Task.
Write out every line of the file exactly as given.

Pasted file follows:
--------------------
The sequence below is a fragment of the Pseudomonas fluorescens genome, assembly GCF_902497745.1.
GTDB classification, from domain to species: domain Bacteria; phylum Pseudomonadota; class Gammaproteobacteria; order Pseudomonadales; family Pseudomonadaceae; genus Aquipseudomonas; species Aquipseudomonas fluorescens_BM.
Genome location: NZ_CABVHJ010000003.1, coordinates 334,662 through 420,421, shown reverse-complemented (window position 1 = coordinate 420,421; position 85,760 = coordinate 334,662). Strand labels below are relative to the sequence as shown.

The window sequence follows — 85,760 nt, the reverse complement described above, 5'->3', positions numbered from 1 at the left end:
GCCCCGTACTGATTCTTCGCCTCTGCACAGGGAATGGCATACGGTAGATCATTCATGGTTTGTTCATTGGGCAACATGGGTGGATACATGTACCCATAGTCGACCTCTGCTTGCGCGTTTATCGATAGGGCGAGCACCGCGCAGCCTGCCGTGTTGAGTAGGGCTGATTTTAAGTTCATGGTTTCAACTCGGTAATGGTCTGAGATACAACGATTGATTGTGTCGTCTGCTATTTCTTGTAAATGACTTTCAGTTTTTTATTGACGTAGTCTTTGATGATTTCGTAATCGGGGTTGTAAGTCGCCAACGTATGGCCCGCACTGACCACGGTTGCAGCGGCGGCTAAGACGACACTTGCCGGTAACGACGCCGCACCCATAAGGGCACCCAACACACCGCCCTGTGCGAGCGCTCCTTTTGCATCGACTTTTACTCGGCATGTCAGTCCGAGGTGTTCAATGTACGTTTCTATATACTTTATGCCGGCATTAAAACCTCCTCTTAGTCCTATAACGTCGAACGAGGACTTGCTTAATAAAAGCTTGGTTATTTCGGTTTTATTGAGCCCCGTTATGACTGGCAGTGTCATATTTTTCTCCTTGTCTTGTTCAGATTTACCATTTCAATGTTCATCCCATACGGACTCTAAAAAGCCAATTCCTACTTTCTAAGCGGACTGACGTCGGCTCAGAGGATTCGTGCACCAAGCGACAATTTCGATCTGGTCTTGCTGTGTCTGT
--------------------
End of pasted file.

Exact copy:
The sequence below is a fragment of the Pseudomonas fluorescens genome, assembly GCF_902497745.1.
GTDB classification, from domain to species: domain Bacteria; phylum Pseudomonadota; class Gammaproteobacteria; order Pseudomonadales; family Pseudomonadaceae; genus Aquipseudomonas; species Aquipseudomonas fluorescens_BM.
Genome location: NZ_CABVHJ010000003.1, coordinates 334,662 through 420,421, shown reverse-complemented (window position 1 = coordinate 420,421; position 85,760 = coordinate 334,662). Strand labels below are relative to the sequence as shown.

The window sequence follows — 85,760 nt, the reverse complement described above, 5'->3', positions numbered from 1 at the left end:
GCCCCGTACTGATTCTTCGCCTCTGCACAGGGAATGGCATACGGTAGATCATTCATGGTTTGTTCATTGGGCAACATGGGTGGATACATGTACCCATAGTCGACCTCTGCTTGCGCGTTTATCGATAGGGCGAGCACCGCGCAGCCTGCCGTGTTGAGTAGGGCTGATTTTAAGTTCATGGTTTCAACTCGGTAATGGTCTGAGATACAACGATTGATTGTGTCGTCTGCTATTTCTTGTAAATGACTTTCAGTTTTTTATTGACGTAGTCTTTGATGATTTCGTAATCGGGGTTGTAAGTCGCCAACGTATGGCCCGCACTGACCACGGTTGCAGCGGCGGCTAAGACGACACTTGCCGGTAACGACGCCGCACCCATAAGGGCACCCAACACACCGCCCTGTGCGAGCGCTCCTTTTGCATCGACTTTTACTCGGCATGTCAGTCCGAGGTGTTCAATGTACGTTTCTATATACTTTATGCCGGCATTAAAACCTCCTCTTAGTCCTATAACGTCGAACGAGGACTTGCTTAATAAAAGCTTGGTTATTTCGGTTTTATTGAGCCCCGTTATGACTGGCAGTGTCATATTTTTCTCCTTGTCTTGTTCAGATTTACCATTTCAATGTTCATCCCATACGGACTCTAAAAAGCCAATTCCTACTTTCTAAGCGGACTGACGTCGGCTCAGAGGATTCGTGCACCAAGCGACAATTTCGATCTGGTCTTGCTGTGTCTGT